31 January 2007

Advancements in Archaeology

On our way to Hobart, we stopped at Ross to see an old female factory, a women's prison. As luck would have it, we walked into a tour of the grounds, where an archaeological dig was underway. Basically, there isn't much left standing of the prison. There are, however, remains of walls and flooring buried underground. In this first picture you can see the students digging, collecting or drawing on the site.
In the second photo, you can see the tool of a 21st Century 'dig'. This is a Ground Penetrating Radar (GPR) device. Basically, it looked and was used like a lawnmower with a computer subbed in for the motor. It was run over a grid in half metre increments and the image was put together to give an idea of what was hidden underground. The technology is still pretty new, and it doesn't really tell you a whole lot for the cost ($35,000), but it allows scientists to get a glimpse without disturbing the site.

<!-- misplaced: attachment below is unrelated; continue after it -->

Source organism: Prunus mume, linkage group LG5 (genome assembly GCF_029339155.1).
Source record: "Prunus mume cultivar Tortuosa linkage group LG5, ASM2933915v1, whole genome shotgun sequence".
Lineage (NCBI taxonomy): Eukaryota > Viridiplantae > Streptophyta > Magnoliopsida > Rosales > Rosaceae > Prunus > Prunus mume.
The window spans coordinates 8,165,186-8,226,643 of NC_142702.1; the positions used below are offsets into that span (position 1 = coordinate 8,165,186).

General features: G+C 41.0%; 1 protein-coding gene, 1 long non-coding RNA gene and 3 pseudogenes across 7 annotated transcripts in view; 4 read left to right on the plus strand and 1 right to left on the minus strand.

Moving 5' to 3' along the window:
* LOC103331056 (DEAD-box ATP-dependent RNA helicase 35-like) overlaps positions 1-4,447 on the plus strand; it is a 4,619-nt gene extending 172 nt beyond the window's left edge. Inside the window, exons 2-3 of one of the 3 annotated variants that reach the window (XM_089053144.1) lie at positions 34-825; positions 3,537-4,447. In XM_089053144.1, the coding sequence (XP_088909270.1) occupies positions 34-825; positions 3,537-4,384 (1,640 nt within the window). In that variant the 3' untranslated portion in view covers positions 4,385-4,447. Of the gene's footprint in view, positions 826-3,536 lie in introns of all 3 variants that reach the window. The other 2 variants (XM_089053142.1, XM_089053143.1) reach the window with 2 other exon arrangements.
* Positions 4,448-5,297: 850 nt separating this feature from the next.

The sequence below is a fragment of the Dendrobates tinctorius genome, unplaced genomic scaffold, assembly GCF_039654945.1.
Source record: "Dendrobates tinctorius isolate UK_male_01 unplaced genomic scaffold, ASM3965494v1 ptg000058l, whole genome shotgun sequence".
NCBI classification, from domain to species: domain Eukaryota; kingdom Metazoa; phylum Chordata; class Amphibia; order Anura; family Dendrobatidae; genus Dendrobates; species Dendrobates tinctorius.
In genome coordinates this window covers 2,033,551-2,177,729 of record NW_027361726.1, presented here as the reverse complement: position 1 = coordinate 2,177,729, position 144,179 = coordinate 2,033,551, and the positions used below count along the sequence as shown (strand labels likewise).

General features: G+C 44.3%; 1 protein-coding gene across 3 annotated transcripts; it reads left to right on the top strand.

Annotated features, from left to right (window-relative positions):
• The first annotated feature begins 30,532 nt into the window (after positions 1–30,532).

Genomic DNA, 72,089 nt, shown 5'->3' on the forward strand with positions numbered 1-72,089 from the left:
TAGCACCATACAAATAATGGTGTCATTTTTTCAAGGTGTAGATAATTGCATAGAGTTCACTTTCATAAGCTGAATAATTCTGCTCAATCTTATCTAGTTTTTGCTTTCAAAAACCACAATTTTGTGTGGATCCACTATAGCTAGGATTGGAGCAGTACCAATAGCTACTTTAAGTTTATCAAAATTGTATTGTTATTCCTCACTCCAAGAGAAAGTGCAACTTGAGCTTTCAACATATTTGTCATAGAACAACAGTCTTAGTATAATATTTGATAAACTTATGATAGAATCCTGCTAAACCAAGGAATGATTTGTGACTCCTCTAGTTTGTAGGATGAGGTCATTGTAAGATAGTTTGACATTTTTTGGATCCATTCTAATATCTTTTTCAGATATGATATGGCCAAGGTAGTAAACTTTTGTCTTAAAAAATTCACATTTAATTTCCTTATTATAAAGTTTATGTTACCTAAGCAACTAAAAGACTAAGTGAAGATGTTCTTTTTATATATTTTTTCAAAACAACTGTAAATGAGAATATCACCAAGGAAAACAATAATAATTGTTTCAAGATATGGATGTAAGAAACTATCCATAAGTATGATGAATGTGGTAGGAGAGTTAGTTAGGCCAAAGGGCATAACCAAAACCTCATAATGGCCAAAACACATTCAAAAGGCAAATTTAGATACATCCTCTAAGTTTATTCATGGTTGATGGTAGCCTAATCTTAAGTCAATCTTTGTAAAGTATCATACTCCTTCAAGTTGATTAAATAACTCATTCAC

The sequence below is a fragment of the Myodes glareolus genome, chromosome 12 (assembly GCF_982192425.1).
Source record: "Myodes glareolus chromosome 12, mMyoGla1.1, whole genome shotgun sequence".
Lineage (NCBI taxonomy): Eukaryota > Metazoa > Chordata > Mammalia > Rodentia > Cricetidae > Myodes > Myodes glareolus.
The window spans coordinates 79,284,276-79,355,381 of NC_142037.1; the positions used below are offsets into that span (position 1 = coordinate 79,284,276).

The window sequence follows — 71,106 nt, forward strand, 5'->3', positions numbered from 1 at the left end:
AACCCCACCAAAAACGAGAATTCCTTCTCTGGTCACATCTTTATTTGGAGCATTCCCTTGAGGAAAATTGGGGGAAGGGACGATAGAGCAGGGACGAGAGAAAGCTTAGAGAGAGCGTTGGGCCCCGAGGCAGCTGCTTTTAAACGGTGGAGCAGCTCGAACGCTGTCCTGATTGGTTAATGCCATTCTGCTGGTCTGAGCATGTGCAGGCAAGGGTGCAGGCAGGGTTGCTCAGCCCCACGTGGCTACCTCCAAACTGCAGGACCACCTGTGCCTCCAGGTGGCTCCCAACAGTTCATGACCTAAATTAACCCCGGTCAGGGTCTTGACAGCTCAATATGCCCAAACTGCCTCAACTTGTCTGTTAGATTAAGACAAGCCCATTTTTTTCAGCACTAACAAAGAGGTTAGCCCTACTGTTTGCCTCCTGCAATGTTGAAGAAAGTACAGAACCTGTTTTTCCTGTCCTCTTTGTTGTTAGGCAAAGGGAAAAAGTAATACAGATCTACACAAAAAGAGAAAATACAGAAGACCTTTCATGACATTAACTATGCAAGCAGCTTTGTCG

We stopped for about an hour in Ross, listening to a brief report of the findings the whole time. The purpose of the female factory was to house women who were sentenced to punishment in Tasmania. They worked to manufacture goods, but not much else is known about the site. So far, they are working on identifying building structures and have found small items such as needles, buttons and glass and pottery fragments. Much is still to be learned at Ross, but for us, it was an unexpected and interesting surprise on our drive to Hobart.

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